It’s gatekeeping at its absolute worst. So my position on coming out books is that I would love to see shelves full of them. Do we also need to move past this narrative and also tell queer adventure, romance, horror, fantasy, etc. not centered on coming out? Absolutely! But this is not an either/or scenario. I want them all!

Some Girls Do shows us two different paths to coming out, so it’s a two-for-one special in that regard. We have two girls who know they are queer from the start but have completely opposite approaches to navigating that in their personal lives.

Morgan finds strength and pride in being out as a lesbian at her new school in a way that wasn’t possible for her previously. Then we have Ruby, who hasn’t fully settled on a label, but knows she has feelings for multiple genders.

She isn’t coming to terms with the fact that she is attracted to more than just boys; she is already well aware of it. Instead, she’s coming to terms with what her queerness is going to look like for her.

She embraces it in much quieter ways than Morgan, but that doesn’t make it any less important or valid, and it doesn’t mean she doesn’t deserve an incredible romance with a boisterous gay track star!

Culturess:  Your writing is heavily inspired by music. The title of the book is woven very cleverly throughout the book, but was also explicitly inspired by a song, correct? Can you speak to how music influences your writing process?

Dugan:  Music is a huge influence on my writing process. I generally don’t get any ideas until I have an “aha” moment when I hear a song, which generally causes me to dream up an entire plot very quickly.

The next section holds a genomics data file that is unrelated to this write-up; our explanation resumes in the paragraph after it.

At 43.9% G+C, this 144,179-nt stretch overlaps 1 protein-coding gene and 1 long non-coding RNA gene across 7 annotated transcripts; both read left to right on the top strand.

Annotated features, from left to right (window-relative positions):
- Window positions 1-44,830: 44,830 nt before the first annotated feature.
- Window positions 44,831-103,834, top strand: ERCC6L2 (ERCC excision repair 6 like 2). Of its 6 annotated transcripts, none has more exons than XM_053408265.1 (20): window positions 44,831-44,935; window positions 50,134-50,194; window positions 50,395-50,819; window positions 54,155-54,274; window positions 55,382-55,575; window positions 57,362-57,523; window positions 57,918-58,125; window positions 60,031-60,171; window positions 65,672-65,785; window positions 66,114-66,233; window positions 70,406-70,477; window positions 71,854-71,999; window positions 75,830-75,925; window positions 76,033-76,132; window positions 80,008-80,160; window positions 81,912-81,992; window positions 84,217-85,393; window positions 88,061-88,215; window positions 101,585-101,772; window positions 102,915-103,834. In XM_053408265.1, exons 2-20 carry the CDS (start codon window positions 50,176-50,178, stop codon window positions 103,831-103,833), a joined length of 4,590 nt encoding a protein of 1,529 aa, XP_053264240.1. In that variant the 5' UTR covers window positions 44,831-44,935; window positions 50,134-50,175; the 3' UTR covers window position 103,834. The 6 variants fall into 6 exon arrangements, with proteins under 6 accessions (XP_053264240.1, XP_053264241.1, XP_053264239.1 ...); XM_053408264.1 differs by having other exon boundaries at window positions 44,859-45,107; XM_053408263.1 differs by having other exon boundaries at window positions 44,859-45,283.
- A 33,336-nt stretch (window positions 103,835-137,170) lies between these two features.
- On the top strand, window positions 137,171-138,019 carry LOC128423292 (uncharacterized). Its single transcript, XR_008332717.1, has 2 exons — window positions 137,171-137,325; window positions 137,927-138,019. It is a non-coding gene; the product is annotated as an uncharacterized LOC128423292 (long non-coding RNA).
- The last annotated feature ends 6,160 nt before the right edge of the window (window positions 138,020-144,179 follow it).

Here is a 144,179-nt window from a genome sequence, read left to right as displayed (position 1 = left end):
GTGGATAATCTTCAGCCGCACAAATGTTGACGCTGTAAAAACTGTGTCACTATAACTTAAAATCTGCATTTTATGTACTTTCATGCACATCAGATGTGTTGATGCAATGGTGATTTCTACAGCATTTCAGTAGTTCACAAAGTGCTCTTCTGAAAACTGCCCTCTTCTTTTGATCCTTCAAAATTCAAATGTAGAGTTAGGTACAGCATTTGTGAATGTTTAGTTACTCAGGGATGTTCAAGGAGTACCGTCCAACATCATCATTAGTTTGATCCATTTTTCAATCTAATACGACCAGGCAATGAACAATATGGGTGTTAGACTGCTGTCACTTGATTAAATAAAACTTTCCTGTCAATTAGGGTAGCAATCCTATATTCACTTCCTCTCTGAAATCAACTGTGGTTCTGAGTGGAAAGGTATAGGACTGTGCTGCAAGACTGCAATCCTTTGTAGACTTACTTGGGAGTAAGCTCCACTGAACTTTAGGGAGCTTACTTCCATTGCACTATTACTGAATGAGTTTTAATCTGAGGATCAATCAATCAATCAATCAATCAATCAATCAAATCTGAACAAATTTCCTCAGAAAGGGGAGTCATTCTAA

I also need to know my characters’ favorite songs to really dive into them, and generally have to have a playlist in place before I can even think of starting to draft. You can tell a lot about someone by what they listen to!

In this case, the song that inspired Some Girls Do was actually “Bad Liar” by Selena Gomez. It came on one day while I was on a walk and I was like ‘oh this could be very fun and very gay.’ The song “Some Girls Do” by Sawyer Brown, which I believe is what you’re referring to, came to my attention only recently.

I don’t generally listen to country, but I can definitely see how it fits well with the themes of this book! It’s one of those wonderful coincidences in the universe where you realize that your inspiration or muse or whatever you want to call it doesn’t belong just to you.

Culturess:  This is your third novel. What has changed for you as an author and writer since the release of Hot Dog Girl? How has your process evolved?

Dugan:  My process has definitely had to become more efficient. When I was writing Hot Dog Girl, I was on my own timeline. Now, I’m typically juggling multiple deadlines between my prose novels and graphic novels, along with the thousand other things that make up the life of an author.

Before, I had the luxury of meandering my way around the story until I figured out what it was about and how it ended.  While I’m still not a full plotter, my brain just doesn’t work like that, I do have a very general idea of where I’m going and what needs to happen in each chapter.

I map it out ahead of time as much as I can while still leaving myself wiggle room so it doesn’t start to feel like a boring paint by number. But matter how much plotting I try to do, I still find myself frequently surprised by my characters.

Culturess:  Is there anything else you’d like to add?

Dugan:  Thank you so much! These questions were AMAZING!

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Some Girls Do is available now wherever books are sold. Let us know if you add it to your TBR pile.